NEW DELHI - The Supreme Court in India lifted a centuries-old ban Friday on girls and women between the ages of 10 and 50 entering one of the holiest Hindu temples in southern India, saying that treating women as children of a lesser god is unconstitutional.
It is the second judgment in two days that has given a boost to gender equality in India. On Thursday, the court struck down a law that criminalized adultery, saying it discriminated against women.
The authorities of the Sabarimala Ayyapa temple in Kerala state say the ban on women of reproductive age is rooted in the belief that the deity in the shrine is celibate.
The judges, however, observed that devotion cannot be subjected to gender discrimination and the right to practice religion is available to both men and women.
The petitioners had argued the ban violated the right to equality and was prejudiced against women. Discrimination against menstruating women is prevalent in many communities in India that consider them impure and restrict them from religious rituals.
Perched on a remote hilltop in Kerala, the Sabarimala temple opens for less than half the year and attracts millions of devotees.
The judgment was not a surprise — in the last two years, activists have won challenges to similar bans on women in the inner sanctums of two other temples and a landmark mosque in Mumbai. But the Sabarimala temple was seen as a test case because it is one of the Hindu religion's holiest shrines.
The lone dissenting voice on the five-judge bench came from the only female jurist.
"Religious practices cannot solely be tested on the basis of the right to equality," said Justice Indu Malhotra, adding that the court should not ordinarily interfere in issues of deep religious sentiments.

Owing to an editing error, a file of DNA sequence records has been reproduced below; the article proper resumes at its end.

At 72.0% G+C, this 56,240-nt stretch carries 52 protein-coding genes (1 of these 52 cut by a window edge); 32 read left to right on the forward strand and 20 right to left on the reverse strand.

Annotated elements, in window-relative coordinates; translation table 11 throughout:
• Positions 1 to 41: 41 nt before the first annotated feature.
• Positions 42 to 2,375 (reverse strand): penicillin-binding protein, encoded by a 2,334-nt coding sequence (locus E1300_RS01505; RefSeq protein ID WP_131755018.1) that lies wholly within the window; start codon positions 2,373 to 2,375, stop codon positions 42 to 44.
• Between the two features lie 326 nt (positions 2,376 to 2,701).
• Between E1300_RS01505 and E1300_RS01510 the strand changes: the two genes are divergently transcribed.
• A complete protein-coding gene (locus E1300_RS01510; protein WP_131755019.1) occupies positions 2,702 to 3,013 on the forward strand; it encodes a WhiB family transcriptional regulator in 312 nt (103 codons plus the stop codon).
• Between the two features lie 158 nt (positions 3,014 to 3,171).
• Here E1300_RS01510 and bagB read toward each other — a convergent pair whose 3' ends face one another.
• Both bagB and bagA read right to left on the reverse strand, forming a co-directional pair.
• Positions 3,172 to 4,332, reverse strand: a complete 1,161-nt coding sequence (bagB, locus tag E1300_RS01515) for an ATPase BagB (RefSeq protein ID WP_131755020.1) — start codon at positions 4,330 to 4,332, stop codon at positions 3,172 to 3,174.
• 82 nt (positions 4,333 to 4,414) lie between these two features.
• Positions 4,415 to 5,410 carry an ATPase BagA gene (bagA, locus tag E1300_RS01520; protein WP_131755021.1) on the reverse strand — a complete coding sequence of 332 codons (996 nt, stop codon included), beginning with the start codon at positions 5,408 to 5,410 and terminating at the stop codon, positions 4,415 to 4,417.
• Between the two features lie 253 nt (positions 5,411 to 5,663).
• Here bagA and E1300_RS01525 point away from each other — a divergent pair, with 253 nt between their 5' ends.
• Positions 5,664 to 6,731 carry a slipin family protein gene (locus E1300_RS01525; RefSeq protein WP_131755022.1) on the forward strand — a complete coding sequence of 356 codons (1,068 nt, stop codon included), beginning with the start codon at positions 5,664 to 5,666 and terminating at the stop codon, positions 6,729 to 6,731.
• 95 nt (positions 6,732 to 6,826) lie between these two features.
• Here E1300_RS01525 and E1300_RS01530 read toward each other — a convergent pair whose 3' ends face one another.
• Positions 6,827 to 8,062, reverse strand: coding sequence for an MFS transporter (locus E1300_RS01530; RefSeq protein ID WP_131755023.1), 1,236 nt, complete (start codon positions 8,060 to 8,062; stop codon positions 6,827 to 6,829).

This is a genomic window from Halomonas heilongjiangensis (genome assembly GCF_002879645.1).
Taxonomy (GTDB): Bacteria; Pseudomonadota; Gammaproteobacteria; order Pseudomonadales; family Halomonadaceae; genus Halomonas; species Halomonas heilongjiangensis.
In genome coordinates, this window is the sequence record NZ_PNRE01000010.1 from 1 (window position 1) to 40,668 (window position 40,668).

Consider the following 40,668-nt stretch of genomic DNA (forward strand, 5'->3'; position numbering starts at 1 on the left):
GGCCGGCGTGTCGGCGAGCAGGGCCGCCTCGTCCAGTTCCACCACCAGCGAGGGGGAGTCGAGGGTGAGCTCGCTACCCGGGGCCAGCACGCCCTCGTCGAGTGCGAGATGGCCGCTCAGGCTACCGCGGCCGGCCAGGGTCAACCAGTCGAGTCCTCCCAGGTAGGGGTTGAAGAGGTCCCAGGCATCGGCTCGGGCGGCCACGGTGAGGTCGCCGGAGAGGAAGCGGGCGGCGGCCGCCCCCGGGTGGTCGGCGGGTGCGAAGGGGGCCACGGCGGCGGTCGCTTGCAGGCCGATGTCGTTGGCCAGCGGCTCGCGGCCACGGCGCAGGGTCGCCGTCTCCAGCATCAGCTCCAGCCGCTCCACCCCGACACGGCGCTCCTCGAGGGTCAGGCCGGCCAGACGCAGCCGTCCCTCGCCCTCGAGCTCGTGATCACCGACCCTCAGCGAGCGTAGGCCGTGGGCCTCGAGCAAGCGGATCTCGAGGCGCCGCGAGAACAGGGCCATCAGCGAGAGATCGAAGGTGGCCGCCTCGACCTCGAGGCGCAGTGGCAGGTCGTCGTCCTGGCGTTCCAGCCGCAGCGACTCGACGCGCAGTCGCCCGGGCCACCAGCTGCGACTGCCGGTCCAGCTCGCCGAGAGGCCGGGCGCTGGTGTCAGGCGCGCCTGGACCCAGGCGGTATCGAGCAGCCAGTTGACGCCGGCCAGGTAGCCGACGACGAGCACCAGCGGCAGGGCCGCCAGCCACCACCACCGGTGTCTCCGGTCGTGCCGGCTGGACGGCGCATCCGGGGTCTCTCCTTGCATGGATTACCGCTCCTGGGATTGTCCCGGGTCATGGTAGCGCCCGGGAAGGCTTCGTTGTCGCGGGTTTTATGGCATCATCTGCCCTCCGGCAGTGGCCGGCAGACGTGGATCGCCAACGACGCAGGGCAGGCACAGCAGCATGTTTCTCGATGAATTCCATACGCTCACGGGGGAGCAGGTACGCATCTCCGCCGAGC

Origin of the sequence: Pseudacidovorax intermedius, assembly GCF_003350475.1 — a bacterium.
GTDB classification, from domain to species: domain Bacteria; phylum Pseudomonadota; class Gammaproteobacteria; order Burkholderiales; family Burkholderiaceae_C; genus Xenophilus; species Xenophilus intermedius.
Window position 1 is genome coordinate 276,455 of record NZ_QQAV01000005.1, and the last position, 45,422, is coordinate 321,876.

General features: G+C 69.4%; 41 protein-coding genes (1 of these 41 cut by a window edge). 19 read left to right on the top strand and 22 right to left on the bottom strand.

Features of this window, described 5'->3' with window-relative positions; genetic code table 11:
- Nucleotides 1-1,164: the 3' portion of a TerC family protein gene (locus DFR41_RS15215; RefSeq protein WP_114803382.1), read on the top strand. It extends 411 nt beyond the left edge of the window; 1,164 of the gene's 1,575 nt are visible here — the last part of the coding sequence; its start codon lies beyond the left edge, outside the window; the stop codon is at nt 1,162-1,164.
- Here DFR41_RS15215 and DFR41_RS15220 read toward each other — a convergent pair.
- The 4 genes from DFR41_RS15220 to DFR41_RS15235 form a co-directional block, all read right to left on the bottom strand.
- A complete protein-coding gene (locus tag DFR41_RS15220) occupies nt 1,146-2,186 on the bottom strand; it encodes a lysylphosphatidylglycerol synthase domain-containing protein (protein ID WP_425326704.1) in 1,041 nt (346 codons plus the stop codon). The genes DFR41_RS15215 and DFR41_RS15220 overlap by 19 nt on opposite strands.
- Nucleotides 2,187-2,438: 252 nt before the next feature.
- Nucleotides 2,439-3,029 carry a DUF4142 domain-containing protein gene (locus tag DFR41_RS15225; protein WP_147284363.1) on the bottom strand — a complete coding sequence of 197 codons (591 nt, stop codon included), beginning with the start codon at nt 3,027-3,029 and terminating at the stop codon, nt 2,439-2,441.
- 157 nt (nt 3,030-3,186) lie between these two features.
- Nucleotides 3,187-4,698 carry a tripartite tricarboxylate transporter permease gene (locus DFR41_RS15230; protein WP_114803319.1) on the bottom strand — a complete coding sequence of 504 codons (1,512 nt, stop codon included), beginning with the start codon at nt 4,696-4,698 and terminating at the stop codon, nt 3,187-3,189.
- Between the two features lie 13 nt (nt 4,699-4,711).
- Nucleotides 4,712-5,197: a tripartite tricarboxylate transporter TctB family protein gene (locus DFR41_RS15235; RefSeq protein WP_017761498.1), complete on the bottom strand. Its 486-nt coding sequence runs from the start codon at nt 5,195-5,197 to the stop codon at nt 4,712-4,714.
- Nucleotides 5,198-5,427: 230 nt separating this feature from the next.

Temple authorities in southern India indicated they would continue the fight to preserve traditions and could seek a review of the ruling ahead of its opening in mid-October. "It affects the very core of temple beliefs and temple systems," said Rahul Eeswaran, a social activist who supports the ban.
But others hailed the judgment as progressive.
"It's a good judgment because it opens up and brings the way forward," Minister for Women and Child Development Maneka Gandhi said, adding that Hinduism has always been an inclusive religion.
Elated activists who have been at the forefront of what they call the "Right to Pray" movement said a slew of recent rulings would send the message that "regressive" traditions will not get legal sanction.
On Thursday, the court struck down a law relating to adultery that made it a crime for a man to have sex with another man's wife without his permission. The archaic law was also seen as discriminatory toward women because it gave a husband the right to prosecute his wife's lover but did not give women the same right. In another landmark judgment this month, the court legalized gay sex.
Calling the rulings extremely significant, Ranjana Kumari, director of the Center for Social Research in New Delhi, said they would help chip away at patriarchy and usher in change in a country where men dominate family, religion and politics.
"It takes time. It is not a magic wand. But, certainly, this is going to act toward changing the mindset of people," she said.